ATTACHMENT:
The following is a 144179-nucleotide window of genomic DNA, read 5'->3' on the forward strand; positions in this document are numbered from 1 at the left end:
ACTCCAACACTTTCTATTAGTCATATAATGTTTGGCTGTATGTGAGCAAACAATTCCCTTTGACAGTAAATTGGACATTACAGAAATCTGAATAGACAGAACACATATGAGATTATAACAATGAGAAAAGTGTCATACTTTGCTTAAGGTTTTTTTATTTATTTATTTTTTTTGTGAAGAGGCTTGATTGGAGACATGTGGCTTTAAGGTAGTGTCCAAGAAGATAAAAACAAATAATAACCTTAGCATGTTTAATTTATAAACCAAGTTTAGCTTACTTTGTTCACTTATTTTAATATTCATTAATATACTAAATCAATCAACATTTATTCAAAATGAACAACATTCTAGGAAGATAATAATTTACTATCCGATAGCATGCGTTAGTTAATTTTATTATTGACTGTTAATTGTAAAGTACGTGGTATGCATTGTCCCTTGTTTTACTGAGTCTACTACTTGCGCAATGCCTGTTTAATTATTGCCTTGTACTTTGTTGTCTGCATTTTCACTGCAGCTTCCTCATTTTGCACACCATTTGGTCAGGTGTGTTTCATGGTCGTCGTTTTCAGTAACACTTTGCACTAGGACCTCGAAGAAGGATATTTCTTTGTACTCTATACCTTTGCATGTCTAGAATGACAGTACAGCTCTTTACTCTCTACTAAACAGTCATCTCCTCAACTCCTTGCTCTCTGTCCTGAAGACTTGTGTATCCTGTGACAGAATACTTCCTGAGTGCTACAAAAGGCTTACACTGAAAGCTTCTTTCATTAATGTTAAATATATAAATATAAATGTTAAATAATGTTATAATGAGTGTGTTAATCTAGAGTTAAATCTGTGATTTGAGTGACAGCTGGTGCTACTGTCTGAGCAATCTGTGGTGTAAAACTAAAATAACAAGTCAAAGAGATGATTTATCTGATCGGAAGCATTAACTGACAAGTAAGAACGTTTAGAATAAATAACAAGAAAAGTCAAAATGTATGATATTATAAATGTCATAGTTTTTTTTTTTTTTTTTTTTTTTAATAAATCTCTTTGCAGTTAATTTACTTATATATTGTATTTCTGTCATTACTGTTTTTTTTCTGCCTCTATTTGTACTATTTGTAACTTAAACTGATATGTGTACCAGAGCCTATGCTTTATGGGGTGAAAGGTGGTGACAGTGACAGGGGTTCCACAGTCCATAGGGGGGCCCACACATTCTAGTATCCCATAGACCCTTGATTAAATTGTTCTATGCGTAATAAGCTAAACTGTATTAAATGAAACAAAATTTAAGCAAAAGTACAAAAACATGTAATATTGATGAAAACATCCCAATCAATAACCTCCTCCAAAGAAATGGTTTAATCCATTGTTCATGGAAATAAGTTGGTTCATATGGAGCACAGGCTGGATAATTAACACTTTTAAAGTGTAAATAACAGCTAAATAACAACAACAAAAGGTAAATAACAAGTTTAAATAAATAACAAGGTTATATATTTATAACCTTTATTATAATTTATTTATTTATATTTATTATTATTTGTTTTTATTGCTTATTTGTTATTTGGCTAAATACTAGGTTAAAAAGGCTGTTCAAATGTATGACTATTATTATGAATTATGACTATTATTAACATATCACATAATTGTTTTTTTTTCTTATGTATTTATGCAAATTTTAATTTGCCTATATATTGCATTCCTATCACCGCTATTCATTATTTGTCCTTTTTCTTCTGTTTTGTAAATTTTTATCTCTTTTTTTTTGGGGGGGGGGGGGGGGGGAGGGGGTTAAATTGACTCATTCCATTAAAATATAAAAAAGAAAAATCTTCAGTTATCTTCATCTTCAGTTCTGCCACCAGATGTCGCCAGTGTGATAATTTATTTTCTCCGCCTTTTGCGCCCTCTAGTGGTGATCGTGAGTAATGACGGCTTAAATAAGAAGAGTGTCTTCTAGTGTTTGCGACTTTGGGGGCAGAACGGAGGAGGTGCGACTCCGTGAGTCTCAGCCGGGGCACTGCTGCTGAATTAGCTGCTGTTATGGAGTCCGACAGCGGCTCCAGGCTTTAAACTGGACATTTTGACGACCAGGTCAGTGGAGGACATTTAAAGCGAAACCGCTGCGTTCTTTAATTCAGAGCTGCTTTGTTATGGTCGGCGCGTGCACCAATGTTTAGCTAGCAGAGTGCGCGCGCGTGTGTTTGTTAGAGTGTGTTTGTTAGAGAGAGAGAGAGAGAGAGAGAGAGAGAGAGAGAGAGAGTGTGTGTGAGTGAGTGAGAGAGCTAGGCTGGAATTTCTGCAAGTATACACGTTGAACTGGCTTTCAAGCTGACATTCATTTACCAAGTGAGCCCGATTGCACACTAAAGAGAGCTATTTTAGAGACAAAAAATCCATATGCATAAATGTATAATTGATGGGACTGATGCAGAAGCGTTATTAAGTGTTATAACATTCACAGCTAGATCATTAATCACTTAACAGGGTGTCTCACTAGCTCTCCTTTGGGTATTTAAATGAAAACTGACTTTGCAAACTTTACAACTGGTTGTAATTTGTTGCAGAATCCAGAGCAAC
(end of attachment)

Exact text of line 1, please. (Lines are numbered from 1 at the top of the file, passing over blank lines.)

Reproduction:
The following is a 144179-nucleotide window of genomic DNA, read 5'->3' on the forward strand; positions in this document are numbered from 1 at the left end: